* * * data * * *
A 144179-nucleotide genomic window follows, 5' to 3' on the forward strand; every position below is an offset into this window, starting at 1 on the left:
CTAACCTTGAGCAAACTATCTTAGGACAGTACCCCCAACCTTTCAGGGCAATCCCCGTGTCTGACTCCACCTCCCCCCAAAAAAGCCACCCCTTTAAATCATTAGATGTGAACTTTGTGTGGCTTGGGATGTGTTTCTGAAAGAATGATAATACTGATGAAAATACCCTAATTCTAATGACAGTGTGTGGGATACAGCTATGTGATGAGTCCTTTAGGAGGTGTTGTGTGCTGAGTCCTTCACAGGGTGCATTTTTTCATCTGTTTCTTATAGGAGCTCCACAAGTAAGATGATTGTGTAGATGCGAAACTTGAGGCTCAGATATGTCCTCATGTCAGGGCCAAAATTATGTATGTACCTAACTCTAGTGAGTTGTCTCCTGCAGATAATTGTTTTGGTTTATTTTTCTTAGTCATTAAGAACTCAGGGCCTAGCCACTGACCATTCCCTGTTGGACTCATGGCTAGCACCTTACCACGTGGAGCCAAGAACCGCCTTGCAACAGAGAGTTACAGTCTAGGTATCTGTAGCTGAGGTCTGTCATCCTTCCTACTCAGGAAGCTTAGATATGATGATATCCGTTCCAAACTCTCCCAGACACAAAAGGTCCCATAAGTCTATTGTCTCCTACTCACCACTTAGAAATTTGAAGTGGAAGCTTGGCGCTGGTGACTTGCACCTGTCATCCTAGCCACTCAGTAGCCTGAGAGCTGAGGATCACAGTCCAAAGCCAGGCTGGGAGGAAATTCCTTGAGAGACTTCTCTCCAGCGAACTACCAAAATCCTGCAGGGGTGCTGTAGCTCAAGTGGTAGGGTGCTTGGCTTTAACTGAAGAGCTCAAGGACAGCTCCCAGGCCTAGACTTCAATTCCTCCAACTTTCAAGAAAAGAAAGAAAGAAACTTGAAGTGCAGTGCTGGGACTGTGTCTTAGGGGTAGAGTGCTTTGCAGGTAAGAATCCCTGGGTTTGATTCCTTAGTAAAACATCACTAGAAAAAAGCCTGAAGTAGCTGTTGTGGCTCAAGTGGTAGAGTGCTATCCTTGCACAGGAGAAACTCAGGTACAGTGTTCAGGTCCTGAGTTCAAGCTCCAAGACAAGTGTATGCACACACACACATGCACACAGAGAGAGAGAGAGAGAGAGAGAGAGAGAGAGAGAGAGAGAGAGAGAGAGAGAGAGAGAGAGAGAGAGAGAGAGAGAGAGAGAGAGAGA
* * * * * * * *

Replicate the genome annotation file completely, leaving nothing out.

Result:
A 144179-nucleotide genomic window follows, 5' to 3' on the forward strand; every position below is an offset into this window, starting at 1 on the left:
CTAACCTTGAGCAAACTATCTTAGGACAGTACCCCCAACCTTTCAGGGCAATCCCCGTGTCTGACTCCACCTCCCCCCAAAAAAGCCACCCCTTTAAATCATTAGATGTGAACTTTGTGTGGCTTGGGATGTGTTTCTGAAAGAATGATAATACTGATGAAAATACCCTAATTCTAATGACAGTGTGTGGGATACAGCTATGTGATGAGTCCTTTAGGAGGTGTTGTGTGCTGAGTCCTTCACAGGGTGCATTTTTTCATCTGTTTCTTATAGGAGCTCCACAAGTAAGATGATTGTGTAGATGCGAAACTTGAGGCTCAGATATGTCCTCATGTCAGGGCCAAAATTATGTATGTACCTAACTCTAGTGAGTTGTCTCCTGCAGATAATTGTTTTGGTTTATTTTTCTTAGTCATTAAGAACTCAGGGCCTAGCCACTGACCATTCCCTGTTGGACTCATGGCTAGCACCTTACCACGTGGAGCCAAGAACCGCCTTGCAACAGAGAGTTACAGTCTAGGTATCTGTAGCTGAGGTCTGTCATCCTTCCTACTCAGGAAGCTTAGATATGATGATATCCGTTCCAAACTCTCCCAGACACAAAAGGTCCCATAAGTCTATTGTCTCCTACTCACCACTTAGAAATTTGAAGTGGAAGCTTGGCGCTGGTGACTTGCACCTGTCATCCTAGCCACTCAGTAGCCTGAGAGCTGAGGATCACAGTCCAAAGCCAGGCTGGGAGGAAATTCCTTGAGAGACTTCTCTCCAGCGAACTACCAAAATCCTGCAGGGGTGCTGTAGCTCAAGTGGTAGGGTGCTTGGCTTTAACTGAAGAGCTCAAGGACAGCTCCCAGGCCTAGACTTCAATTCCTCCAACTTTCAAGAAAAGAAAGAAAGAAACTTGAAGTGCAGTGCTGGGACTGTGTCTTAGGGGTAGAGTGCTTTGCAGGTAAGAATCCCTGGGTTTGATTCCTTAGTAAAACATCACTAGAAAAAAGCCTGAAGTAGCTGTTGTGGCTCAAGTGGTAGAGTGCTATCCTTGCACAGGAGAAACTCAGGTACAGTGTTCAGGTCCTGAGTTCAAGCTCCAAGACAAGTGTATGCACACACACACATGCACACAGAGAGAGAGAGAGAGAGAGAGAGAGAGAGAGAGAGAGAGAGAGAGAGAGAGAGAGAGAGAGAGAGAGAGAGAGAGAGAGAGAGAGAGA